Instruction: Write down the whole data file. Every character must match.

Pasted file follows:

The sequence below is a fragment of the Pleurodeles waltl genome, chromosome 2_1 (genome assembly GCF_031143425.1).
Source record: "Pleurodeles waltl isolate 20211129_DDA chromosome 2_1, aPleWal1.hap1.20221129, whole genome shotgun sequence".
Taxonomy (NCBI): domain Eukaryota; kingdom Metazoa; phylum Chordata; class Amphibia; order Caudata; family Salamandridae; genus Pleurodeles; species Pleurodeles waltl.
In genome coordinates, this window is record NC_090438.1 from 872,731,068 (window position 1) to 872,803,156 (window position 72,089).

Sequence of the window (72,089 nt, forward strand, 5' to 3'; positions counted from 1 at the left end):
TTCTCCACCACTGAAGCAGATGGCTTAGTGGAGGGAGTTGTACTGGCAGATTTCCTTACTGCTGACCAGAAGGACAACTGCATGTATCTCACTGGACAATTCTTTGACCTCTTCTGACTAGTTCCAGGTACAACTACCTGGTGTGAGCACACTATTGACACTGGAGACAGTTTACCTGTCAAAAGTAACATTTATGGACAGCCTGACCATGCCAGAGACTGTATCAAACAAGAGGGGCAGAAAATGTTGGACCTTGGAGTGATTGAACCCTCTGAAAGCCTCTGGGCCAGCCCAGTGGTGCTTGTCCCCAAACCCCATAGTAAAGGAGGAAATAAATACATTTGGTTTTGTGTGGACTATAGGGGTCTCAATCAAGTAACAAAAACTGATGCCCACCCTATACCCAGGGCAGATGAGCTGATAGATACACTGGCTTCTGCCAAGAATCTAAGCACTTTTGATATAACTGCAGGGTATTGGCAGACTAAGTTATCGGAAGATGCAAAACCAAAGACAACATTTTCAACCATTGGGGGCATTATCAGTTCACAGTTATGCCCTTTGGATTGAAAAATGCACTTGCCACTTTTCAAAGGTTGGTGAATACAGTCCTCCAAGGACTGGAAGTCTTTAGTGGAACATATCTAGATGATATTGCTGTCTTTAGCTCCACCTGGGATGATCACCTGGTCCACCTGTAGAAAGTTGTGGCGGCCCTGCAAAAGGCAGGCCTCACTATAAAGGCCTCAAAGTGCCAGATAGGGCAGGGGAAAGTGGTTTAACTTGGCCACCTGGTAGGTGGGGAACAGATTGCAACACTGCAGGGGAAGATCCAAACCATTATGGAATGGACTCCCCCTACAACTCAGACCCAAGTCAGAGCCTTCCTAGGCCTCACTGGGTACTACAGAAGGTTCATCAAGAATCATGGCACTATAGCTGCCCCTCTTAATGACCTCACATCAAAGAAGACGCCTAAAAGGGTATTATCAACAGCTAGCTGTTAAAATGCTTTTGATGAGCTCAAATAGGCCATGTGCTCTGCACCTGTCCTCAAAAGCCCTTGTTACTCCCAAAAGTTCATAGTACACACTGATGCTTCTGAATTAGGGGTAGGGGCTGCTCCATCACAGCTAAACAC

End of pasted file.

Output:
The sequence below is a fragment of the Pleurodeles waltl genome, chromosome 2_1 (genome assembly GCF_031143425.1).
Source record: "Pleurodeles waltl isolate 20211129_DDA chromosome 2_1, aPleWal1.hap1.20221129, whole genome shotgun sequence".
Taxonomy (NCBI): domain Eukaryota; kingdom Metazoa; phylum Chordata; class Amphibia; order Caudata; family Salamandridae; genus Pleurodeles; species Pleurodeles waltl.
In genome coordinates, this window is record NC_090438.1 from 872,731,068 (window position 1) to 872,803,156 (window position 72,089).

Sequence of the window (72,089 nt, forward strand, 5' to 3'; positions counted from 1 at the left end):
TTCTCCACCACTGAAGCAGATGGCTTAGTGGAGGGAGTTGTACTGGCAGATTTCCTTACTGCTGACCAGAAGGACAACTGCATGTATCTCACTGGACAATTCTTTGACCTCTTCTGACTAGTTCCAGGTACAACTACCTGGTGTGAGCACACTATTGACACTGGAGACAGTTTACCTGTCAAAAGTAACATTTATGGACAGCCTGACCATGCCAGAGACTGTATCAAACAAGAGGGGCAGAAAATGTTGGACCTTGGAGTGATTGAACCCTCTGAAAGCCTCTGGGCCAGCCCAGTGGTGCTTGTCCCCAAACCCCATAGTAAAGGAGGAAATAAATACATTTGGTTTTGTGTGGACTATAGGGGTCTCAATCAAGTAACAAAAACTGATGCCCACCCTATACCCAGGGCAGATGAGCTGATAGATACACTGGCTTCTGCCAAGAATCTAAGCACTTTTGATATAACTGCAGGGTATTGGCAGACTAAGTTATCGGAAGATGCAAAACCAAAGACAACATTTTCAACCATTGGGGGCATTATCAGTTCACAGTTATGCCCTTTGGATTGAAAAATGCACTTGCCACTTTTCAAAGGTTGGTGAATACAGTCCTCCAAGGACTGGAAGTCTTTAGTGGAACATATCTAGATGATATTGCTGTCTTTAGCTCCACCTGGGATGATCACCTGGTCCACCTGTAGAAAGTTGTGGCGGCCCTGCAAAAGGCAGGCCTCACTATAAAGGCCTCAAAGTGCCAGATAGGGCAGGGGAAAGTGGTTTAACTTGGCCACCTGGTAGGTGGGGAACAGATTGCAACACTGCAGGGGAAGATCCAAACCATTATGGAATGGACTCCCCCTACAACTCAGACCCAAGTCAGAGCCTTCCTAGGCCTCACTGGGTACTACAGAAGGTTCATCAAGAATCATGGCACTATAGCTGCCCCTCTTAATGACCTCACATCAAAGAAGACGCCTAAAAGGGTATTATCAACAGCTAGCTGTTAAAATGCTTTTGATGAGCTCAAATAGGCCATGTGCTCTGCACCTGTCCTCAAAAGCCCTTGTTACTCCCAAAAGTTCATAGTACACACTGATGCTTCTGAATTAGGGGTAGGGGCTGCTCCATCACAGCTAAACAC